The hardest parts are over: You’ve found that perfect home in a haystack of listings, negotiated a deal you’re happy with, and secured a mortgage—and you’re now in the home stretch of the home-buying process.
Yes! The hard parts are over, you've found that perfect home, negotiated a price your pleased with, and talked with your CT real estate attorney about the process. One last step, the closing. What is a real estate closing? A real estate closing is the final step in the purchase process. There are a few key elements you need to know about before closing.
You can still be denied for a mortgage loan, even after you've been pre-approved by the lender. The pre-approval is not a commitment or guarantee. You've been conditionally qualified for loan. But you need to stay qualified all the way up to the closing. This is something to discuss with a Connecticut Real Estate Attorney that you can trust. The less your financial situation changes, the better.
In most cases, the check will be made out to the title or escrow company who is managing the process. The check should cover the exact amount of your closing costs.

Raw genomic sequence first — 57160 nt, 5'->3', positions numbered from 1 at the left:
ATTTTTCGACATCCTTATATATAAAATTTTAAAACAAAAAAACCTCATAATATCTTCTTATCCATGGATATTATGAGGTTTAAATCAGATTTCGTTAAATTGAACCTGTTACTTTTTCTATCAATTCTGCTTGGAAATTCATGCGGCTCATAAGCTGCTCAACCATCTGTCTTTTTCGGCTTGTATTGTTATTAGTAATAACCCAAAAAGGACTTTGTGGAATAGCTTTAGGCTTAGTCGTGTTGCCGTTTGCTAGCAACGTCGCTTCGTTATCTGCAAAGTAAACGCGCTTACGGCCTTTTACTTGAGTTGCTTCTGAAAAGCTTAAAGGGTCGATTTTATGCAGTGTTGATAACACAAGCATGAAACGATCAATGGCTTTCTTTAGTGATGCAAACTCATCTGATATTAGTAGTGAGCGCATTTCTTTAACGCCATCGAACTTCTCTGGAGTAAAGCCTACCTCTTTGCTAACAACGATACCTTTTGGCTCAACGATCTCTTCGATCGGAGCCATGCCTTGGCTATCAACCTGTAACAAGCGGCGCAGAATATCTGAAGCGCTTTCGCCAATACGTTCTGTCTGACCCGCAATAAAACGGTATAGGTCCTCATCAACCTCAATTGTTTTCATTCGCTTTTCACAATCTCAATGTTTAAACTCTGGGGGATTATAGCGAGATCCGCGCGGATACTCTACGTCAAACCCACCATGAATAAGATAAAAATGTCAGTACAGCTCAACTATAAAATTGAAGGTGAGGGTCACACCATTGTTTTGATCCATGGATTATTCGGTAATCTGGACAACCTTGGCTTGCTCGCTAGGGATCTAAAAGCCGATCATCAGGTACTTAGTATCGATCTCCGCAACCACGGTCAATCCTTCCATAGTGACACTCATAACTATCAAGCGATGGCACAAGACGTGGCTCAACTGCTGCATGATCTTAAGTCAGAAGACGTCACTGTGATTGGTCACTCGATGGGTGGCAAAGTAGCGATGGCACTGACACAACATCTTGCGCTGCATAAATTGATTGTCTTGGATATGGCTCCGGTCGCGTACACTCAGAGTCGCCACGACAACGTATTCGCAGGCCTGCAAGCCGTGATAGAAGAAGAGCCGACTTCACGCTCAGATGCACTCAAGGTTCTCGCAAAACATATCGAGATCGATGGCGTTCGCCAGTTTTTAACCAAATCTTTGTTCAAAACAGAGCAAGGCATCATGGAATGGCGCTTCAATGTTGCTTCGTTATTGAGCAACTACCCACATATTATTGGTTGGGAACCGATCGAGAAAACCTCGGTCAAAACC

This document will have a finalized list of fees you're responsible for paying on your closing. The cashier's check (mentioned above) should be made out for this amount.
Your lender may require this. They might even require you to pay the first year's premium in advance, by setting up an escrow account. The lender may contact your insurance agent before closing day, to verify the policy and coverage amount.
Residential transactions consist of about 80% of our business. We are the best real estate law firm to talk to about any questions or concerns you may have. Contact the Law Office of Chris Albanese today.